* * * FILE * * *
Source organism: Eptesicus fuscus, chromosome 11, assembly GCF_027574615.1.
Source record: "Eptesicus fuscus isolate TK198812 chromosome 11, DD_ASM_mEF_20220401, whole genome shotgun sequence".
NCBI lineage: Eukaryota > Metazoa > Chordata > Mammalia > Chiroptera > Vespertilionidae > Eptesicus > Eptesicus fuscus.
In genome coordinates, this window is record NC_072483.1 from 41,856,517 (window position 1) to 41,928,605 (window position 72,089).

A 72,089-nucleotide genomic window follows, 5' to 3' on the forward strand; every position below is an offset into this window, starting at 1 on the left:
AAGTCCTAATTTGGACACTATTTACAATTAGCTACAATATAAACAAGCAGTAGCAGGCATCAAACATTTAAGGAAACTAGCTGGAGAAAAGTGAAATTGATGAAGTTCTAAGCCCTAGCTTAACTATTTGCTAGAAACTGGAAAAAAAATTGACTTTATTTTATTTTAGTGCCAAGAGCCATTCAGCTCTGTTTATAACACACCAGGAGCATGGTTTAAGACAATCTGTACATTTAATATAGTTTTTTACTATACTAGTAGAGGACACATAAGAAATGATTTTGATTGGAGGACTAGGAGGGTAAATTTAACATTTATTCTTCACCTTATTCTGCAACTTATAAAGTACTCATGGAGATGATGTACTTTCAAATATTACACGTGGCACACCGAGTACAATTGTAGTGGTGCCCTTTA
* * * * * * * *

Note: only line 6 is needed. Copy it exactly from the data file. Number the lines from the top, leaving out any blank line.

AAGTCCTAATTTGGACACTATTTACAATTAGCTACAATATAAACAAGCAGTAGCAGGCATCAAACATTTAAGGAAACTAGCTGGAGAAAAGTGAAATTGATGAAGTTCTAAGCCCTAGCTTAACTATTTGCTAGAAACTGGAAAAAAAATTGACTTTATTTTATTTTAGTGCCAAGAGCCATTCAGCTCTGTTTATAACACACCAGGAGCATGGTTTAAGACAATCTGTACATTTAATATAGTTTTTTACTATACTAGTAGAGGACACATAAGAAATGATTTTGATTGGAGGACTAGGAGGGTAAATTTAACATTTATTCTTCACCTTATTCTGCAACTTATAAAGTACTCATGGAGATGATGTACTTTCAAATATTACACGTGGCACACCGAGTACAATTGTAGTGGTGCCCTTTA